Charles Peachock may not even be in the Top 10 on this countdown, but for a lot of viewers, this one likely hurt more than any other.
Something that should be clarified at this point is that the advice of the judges always needs to be considered, but does not necessarily have to be taken.
Most of the acts on this list faltered because they failed to take advice -- failed to take note of what the judges and audience alike did or did not respond to.
Peachock's error, on the other hand, was the complete opposite. He did take the advice of the judges even after it was made perfectly clear to him that he shouldn't.
After six seasons, America knew well enough not to have high expectations for a juggler, but that all changed when Peachock juggled his balls on a piano perfectly to the tune of Jailhouse Rock.
For this performance, Peachock became the first act in AGT history to receive two Xs without one of them coming from Piers Morgan.
Sharon Osbourne harped over a triviality, while Howie Mandel, instead of addressing the technical skill and precision of the act, harped over the fact that he wasn't juggling anything dangerous.
Then when Morgan and Peachock attempted to argue in defense of the act, Mandel took out an air horn and blew it into his microphone.
Shortly after Peachock's performance, Sam B. threw his stomping fit all over the AGT stage, and suddenly Osbourne and Mandel were all praise.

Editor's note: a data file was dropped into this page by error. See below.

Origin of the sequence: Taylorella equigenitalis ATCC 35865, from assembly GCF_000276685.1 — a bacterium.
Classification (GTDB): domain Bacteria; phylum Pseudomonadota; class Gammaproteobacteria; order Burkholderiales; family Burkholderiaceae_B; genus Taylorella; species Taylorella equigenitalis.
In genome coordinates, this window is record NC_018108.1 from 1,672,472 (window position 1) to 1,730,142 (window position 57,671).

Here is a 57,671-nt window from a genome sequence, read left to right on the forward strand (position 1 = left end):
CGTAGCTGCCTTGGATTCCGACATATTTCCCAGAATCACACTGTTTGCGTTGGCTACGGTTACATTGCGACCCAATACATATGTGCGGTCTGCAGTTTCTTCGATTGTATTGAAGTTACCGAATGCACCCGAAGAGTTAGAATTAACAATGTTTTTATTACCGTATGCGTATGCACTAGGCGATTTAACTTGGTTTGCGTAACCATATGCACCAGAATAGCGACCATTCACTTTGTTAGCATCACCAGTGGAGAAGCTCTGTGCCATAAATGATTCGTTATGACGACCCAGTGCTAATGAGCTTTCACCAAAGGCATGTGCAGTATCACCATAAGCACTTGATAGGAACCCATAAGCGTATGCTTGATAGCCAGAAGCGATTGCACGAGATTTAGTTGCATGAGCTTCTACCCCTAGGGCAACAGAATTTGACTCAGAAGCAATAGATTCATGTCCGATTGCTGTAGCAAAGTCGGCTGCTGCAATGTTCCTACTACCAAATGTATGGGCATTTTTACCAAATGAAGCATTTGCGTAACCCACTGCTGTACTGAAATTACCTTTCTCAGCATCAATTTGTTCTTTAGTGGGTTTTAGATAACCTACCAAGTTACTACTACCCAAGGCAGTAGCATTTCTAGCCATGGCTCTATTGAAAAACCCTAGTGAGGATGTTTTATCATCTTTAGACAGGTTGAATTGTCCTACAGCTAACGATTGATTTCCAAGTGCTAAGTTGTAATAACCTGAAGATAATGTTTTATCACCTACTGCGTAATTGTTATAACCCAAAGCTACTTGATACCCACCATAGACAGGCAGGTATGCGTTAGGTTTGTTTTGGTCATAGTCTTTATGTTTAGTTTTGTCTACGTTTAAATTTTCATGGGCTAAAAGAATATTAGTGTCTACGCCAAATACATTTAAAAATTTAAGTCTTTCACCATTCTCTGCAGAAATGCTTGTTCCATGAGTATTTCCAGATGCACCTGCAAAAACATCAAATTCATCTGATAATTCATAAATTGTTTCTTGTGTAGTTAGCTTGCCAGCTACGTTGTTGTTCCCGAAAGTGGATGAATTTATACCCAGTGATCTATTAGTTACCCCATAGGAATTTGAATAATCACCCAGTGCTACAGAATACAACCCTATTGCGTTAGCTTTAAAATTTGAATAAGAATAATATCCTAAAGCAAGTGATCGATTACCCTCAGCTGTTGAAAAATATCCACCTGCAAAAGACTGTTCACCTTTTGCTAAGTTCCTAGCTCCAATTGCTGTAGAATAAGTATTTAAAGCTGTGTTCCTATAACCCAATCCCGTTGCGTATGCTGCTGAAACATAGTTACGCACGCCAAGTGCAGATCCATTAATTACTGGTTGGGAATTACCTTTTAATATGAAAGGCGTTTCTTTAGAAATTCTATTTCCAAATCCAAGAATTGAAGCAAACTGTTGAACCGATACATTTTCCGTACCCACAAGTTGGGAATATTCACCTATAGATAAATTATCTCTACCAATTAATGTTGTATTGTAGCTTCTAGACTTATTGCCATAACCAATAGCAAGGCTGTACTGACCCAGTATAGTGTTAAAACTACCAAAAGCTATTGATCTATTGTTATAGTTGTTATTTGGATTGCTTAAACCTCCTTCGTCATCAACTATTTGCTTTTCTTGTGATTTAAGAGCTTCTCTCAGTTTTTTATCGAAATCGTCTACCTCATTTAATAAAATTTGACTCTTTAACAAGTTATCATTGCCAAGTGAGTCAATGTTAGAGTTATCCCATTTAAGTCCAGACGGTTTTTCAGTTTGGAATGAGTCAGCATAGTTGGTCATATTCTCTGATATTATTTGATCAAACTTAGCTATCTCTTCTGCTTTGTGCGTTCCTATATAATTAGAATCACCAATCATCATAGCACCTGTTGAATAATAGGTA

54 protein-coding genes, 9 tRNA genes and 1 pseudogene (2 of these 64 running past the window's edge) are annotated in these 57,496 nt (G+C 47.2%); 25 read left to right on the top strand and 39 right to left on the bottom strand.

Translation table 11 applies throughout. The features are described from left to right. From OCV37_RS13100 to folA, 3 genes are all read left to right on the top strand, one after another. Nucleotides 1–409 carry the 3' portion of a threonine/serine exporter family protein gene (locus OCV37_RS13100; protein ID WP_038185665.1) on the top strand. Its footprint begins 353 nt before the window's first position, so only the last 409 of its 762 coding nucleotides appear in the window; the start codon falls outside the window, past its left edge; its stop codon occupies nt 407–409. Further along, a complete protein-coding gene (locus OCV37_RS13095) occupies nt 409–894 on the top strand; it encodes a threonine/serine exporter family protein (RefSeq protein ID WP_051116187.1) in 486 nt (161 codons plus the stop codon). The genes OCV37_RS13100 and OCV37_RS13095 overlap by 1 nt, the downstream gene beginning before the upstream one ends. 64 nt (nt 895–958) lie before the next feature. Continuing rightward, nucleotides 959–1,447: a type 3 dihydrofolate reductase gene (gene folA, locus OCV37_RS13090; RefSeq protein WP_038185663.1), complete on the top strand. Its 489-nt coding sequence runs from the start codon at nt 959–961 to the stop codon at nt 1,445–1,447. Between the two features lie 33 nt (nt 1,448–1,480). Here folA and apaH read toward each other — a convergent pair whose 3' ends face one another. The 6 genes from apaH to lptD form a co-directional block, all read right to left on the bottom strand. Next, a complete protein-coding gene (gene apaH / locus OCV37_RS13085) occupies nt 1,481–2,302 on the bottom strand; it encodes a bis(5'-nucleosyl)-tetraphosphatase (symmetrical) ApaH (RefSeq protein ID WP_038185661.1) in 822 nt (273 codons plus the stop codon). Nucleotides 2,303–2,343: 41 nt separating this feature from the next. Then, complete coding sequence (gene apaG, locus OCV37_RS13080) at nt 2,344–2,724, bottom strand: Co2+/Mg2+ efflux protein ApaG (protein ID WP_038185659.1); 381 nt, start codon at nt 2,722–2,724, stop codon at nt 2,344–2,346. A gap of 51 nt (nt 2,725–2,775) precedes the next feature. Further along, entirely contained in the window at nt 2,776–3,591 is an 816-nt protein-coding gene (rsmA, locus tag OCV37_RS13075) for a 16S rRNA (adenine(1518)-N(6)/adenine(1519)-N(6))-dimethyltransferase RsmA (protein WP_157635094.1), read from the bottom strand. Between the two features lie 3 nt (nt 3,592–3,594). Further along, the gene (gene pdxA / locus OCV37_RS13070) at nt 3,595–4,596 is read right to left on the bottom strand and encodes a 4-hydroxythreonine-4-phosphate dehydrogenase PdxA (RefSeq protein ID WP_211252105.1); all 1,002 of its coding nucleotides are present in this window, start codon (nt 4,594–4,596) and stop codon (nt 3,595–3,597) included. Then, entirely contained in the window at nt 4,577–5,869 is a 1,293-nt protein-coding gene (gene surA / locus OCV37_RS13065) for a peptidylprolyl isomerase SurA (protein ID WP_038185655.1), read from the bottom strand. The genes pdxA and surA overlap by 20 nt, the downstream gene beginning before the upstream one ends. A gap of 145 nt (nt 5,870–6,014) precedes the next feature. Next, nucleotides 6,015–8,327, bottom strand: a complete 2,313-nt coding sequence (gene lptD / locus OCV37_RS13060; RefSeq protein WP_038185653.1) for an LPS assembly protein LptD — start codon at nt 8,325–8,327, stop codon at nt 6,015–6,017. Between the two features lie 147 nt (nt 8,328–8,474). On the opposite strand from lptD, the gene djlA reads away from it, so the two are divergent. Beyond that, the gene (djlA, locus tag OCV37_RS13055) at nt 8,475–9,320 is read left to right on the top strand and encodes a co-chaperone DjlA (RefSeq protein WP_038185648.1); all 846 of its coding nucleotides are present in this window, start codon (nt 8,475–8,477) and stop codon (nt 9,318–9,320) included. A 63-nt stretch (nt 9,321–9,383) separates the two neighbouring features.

What Peachock should have taken away from this was that Osbourne and Mandel were not to be taken seriously.
If seeing their response to Sam B. was not enough incentive for him to disregard their comments, America gave him even more incentive when they gave him enough votes to qualify him for the judges' choice, making Peachock the first act to qualify for such after receiving two Xs the night before.
Osbourne and Mandel were defiant, of course, and refused to vote for him, making him an easy choice for Piers Morgan to bring back as a wild card act.
Osbourne and Mandel had buzzed him over trivialities, threw tantrums when he and Morgan tried to argue in his defense, gave the highest praise to an insult to the name of talent, and then rejected him in favor of an amateur impressionist.
But Peachock still took their advice when he returned for the wild card.
Morgan ultimately did have the last laugh by getting three of his four wild card acts into the semifinals. The bad news is that Charles Peachock was the only one who didn't make it.
Peachock's fall from grace was so disappointing, not just because he was an exceptionally talented performer, but because he presented a perfect opportunity to send a message to two judges who had not only been doing their jobs poorly, but had practically demonstrated an invested interest in doing their jobs as poorly as possible.
Peachock could have done that. He could have had the last laugh; could have given Morgan the even greater satisfaction of having all four of his acts make the Top 4.
And all Peachock had to do to make it happen was ignore them.
<back - next>